Once the crew is on the roof, and the location of the ventilation hole has been decided, the sawyer must be able to complete all needed cuts from a safe position – without putting themselves or others in unneeded danger. No matter the type of hole that is being made (traditional 4x4 square, 7-9-8 style or even large trench-style cuts), the sawyer should work from farthest away to closest. The cuts should be made in a strategic manner that allows for the safety of the sawyer and maximizes efficiency of the tool.
The firefighter must become comfortable with operating the saw from both a right- and left-handed position. This will allow them to perform three of the needed four cuts in a traditional opening from one position. Using the saw from a right-handed grip, the sawyer can complete the farthest cut from the peak going downward, followed by the bottom cut coming back toward them. Next, by changing to a left-handed grip, the top cut can be made again from the far vertical cut back toward the firefighter. Finally, after changing position and moving away from the opening, the final vertical cut can be made from well within the safety of the support of the roof ladder.
Halligan, hooks, axes and poles: As mentioned, the chainsaw is designed to operate under load and functions best in a clean air environment. Occasionally, when attempting to throttle the chainsaw up to make the initial cut, the saw may bog down, or even stall due to smoke being taken in through the air intake. Should this occur, the saw may become unusable.
While calling for a new saw may be possible, the crew must have a contingency plan in place prior to beginning their operation. In most cases, that backup plan involves taking a step back in time and utilizing a tool that was the backbone of ventilation for firefighters long before chainsaws came to be – the flathead axe.
Although seeming somewhat counterproductive, the best use of an axe is not as a cutting tool, but rather a striking tool. If a firefighter must use an axe for ventilation, it is most effective to turn the axe around and use the blunt end of tool to punch through the roofing materials as opposed to attempting to cut through the material with the blade end. While a chainsaw allows for some finesse, an axe is more an act of brute force. There is no easy way to accomplish this task, and because of this, this technique should only be used as a last resort.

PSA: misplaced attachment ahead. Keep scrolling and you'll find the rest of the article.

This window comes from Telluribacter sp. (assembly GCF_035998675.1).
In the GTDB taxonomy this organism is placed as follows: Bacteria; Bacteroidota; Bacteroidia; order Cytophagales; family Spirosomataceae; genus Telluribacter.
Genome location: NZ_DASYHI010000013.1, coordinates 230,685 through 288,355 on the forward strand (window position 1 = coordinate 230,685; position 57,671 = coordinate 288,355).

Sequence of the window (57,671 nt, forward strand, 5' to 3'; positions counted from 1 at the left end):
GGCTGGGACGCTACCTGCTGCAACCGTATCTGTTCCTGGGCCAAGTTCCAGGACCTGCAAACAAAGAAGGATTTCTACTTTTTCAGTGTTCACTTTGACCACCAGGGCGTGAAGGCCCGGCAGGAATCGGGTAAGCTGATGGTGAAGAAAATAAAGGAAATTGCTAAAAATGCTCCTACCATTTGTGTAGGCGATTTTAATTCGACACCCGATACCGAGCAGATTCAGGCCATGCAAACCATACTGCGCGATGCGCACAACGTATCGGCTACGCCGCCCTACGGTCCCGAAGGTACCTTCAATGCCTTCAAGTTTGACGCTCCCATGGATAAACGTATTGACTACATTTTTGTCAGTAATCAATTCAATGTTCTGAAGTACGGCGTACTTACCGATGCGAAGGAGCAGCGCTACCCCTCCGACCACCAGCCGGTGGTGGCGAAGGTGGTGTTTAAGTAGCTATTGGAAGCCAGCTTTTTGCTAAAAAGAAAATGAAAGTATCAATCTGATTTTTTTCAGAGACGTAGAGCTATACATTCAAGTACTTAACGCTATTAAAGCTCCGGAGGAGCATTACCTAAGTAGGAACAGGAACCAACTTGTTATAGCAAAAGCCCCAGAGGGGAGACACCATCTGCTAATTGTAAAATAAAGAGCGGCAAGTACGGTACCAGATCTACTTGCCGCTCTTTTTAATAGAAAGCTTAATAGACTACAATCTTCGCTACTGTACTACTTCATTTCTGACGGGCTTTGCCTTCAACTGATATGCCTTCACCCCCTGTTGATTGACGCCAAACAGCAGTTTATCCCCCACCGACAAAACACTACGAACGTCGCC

The pike pole and New York hook are versatile tools, and their functions are both tactical and practical. Using these tools to pull sections of roofing material away, or to punch through the ceiling material below completes the ventilation process, allowing smoke and gases to escape from the structure. However, there are additional uses that can give firefighters more of an advantage in moving toward successful completion of the task.
One of the most difficult tasks to accomplish when operating on the roof of a burning structure is making the first cut. It is during this step that the sawyer can feel the most vulnerable and is furthest away from the safety of the roof ladder. To aid in this step, and to provide a measure of safety, hand tools such as a hook or Halligan bar can be used to provide additional footing.
Using the pick, or spiked, end of a Halligan bar, can provide the sawyer with an additional step to make the far cuts without having to sacrifice balance or stability. The pick end can be driven into the roof and rotated down so that the adz end of the tool runs parallel to the roof line. This method also provides positive feedback to the crew regarding the structural integrity of the roof. By driving the pick into the roofing material, a crewmember can determine, albeit not definitively, if the sheathing under the shingles has been weakened by fire, heat or rot.
In some situations, the sawyer may need more than a simple foothold to extend their reach and make their cuts. In these cases, you might want to call for a New York hook. A hook that’s inserted into the hole of the rung along the beam of the roof ladder can provide as much as 4 feet of additional footing for the firefighter. Firefighters using this method must use caution to ensure that the tool is securely inserted into the rung. Additionally, the method should be used only after first training and ensuring that the equipment your department uses allows the tool to fully insert into the opening of the ladder without slipping or falling out.
Care for your tools: Training and equipment checks
Each day, at the start of your shift, or at your weekly training night, apparatus and tools are checked off and inspected. At least that’s what the check off sheet says. But how often do we find ourselves simply opening the compartment, seeing that the tools are there, and checking them off the list?
Equipment and tools break and get damaged or misplaced. That is the price of doing business in the fire service. It is everyone’s job to not only know how to use every tool carried on the rig, but also know what is needed to keep their equipment in a consistent state of readiness. After all, there is no worse feeling than needing a piece of equipment on a scene only to find out that said equipment is broken, missing or otherwise damaged.
Chainsaws: I understand that sitting in a classroom or gathering around a saw in the apparatus bay may not be everyone’s idea of a fun training event, but it is this type of training that can make or break a successful ventilation operation.